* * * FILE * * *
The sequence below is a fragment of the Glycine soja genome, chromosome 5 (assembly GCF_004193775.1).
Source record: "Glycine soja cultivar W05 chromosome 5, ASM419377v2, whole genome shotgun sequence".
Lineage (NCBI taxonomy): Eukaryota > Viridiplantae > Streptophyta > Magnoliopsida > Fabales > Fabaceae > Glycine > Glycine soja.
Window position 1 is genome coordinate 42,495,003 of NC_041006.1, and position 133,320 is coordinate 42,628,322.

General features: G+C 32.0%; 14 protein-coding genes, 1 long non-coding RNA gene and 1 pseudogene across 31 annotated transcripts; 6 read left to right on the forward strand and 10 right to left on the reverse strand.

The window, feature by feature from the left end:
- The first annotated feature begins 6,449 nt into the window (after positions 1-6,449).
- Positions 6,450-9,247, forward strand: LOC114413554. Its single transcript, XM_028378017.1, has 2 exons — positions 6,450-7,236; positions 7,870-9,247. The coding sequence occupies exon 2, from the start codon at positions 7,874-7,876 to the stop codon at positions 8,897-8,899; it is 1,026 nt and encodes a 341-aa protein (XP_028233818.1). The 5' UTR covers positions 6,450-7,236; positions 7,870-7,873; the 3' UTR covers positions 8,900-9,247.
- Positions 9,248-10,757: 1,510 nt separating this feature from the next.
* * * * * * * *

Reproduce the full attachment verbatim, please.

The sequence below is a fragment of the Glycine soja genome, chromosome 5 (assembly GCF_004193775.1).
Source record: "Glycine soja cultivar W05 chromosome 5, ASM419377v2, whole genome shotgun sequence".
Lineage (NCBI taxonomy): Eukaryota > Viridiplantae > Streptophyta > Magnoliopsida > Fabales > Fabaceae > Glycine > Glycine soja.
Window position 1 is genome coordinate 42,495,003 of NC_041006.1, and position 133,320 is coordinate 42,628,322.

General features: G+C 32.0%; 14 protein-coding genes, 1 long non-coding RNA gene and 1 pseudogene across 31 annotated transcripts; 6 read left to right on the forward strand and 10 right to left on the reverse strand.

The window, feature by feature from the left end:
- The first annotated feature begins 6,449 nt into the window (after positions 1-6,449).
- Positions 6,450-9,247, forward strand: LOC114413554. Its single transcript, XM_028378017.1, has 2 exons — positions 6,450-7,236; positions 7,870-9,247. The coding sequence occupies exon 2, from the start codon at positions 7,874-7,876 to the stop codon at positions 8,897-8,899; it is 1,026 nt and encodes a 341-aa protein (XP_028233818.1). The 5' UTR covers positions 6,450-7,236; positions 7,870-7,873; the 3' UTR covers positions 8,900-9,247.
- Positions 9,248-10,757: 1,510 nt separating this feature from the next.